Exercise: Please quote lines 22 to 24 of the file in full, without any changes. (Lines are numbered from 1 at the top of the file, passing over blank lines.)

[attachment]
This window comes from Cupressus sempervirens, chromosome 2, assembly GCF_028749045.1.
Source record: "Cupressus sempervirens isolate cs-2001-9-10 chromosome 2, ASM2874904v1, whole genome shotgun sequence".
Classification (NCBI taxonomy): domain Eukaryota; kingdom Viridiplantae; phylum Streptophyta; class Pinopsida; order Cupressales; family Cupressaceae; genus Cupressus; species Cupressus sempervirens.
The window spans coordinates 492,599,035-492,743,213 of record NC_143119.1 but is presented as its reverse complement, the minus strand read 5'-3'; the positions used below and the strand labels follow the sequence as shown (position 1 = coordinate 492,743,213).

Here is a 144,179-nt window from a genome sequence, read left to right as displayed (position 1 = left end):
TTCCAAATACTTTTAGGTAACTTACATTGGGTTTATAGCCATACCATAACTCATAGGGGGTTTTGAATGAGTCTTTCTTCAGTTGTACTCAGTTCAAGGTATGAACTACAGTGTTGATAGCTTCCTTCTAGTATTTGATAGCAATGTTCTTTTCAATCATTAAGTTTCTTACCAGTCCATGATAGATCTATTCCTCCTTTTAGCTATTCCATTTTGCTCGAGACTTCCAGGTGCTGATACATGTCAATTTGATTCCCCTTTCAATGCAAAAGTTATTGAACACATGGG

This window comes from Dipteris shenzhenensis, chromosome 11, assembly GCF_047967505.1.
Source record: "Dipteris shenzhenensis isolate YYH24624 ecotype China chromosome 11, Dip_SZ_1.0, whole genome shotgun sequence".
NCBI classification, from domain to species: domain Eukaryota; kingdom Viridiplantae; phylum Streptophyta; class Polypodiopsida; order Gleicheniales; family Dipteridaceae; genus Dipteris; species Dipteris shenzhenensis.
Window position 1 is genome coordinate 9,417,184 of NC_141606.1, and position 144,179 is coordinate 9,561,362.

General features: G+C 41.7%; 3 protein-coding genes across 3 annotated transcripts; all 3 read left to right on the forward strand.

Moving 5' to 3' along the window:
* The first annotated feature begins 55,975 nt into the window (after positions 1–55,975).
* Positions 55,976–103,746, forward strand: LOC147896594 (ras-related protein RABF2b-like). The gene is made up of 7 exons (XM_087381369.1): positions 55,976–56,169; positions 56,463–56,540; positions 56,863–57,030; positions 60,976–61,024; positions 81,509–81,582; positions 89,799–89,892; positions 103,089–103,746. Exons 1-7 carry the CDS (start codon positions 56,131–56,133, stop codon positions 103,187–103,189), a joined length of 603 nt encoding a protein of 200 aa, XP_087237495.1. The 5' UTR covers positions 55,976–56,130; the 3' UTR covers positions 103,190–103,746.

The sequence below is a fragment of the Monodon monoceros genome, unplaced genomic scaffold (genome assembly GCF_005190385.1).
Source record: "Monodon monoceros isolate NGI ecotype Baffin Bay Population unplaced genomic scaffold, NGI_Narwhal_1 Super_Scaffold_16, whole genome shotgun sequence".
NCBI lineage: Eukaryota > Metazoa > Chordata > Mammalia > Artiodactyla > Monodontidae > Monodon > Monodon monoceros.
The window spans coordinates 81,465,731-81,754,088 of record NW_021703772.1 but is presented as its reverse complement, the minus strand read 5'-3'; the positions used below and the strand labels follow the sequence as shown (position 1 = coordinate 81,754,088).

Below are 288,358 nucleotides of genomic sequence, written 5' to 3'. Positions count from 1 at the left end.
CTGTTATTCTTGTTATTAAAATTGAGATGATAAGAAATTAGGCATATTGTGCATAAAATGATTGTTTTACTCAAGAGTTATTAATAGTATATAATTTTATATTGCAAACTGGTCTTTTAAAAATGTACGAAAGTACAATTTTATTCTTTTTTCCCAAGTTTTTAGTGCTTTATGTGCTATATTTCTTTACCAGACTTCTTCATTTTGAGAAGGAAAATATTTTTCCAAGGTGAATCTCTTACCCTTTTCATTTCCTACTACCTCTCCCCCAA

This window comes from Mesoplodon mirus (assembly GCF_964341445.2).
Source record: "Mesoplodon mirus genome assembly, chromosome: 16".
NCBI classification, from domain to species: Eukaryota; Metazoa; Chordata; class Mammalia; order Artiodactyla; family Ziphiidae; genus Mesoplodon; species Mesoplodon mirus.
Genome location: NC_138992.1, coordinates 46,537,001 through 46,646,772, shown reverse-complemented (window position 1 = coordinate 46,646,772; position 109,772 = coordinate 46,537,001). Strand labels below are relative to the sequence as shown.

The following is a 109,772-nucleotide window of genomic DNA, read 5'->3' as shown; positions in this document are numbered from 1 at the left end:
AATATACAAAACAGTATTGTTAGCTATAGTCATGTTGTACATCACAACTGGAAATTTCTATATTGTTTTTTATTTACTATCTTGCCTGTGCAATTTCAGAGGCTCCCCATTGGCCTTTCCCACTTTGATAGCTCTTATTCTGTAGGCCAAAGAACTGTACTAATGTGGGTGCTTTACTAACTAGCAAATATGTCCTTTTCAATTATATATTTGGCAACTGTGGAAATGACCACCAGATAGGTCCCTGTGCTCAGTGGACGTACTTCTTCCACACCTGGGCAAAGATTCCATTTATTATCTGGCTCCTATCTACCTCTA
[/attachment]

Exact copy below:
Source record: "Mesoplodon mirus genome assembly, chromosome: 16".
NCBI classification, from domain to species: Eukaryota; Metazoa; Chordata; class Mammalia; order Artiodactyla; family Ziphiidae; genus Mesoplodon; species Mesoplodon mirus.
Genome location: NC_138992.1, coordinates 46,537,001 through 46,646,772, shown reverse-complemented (window position 1 = coordinate 46,646,772; position 109,772 = coordinate 46,537,001). Strand labels below are relative to the sequence as shown.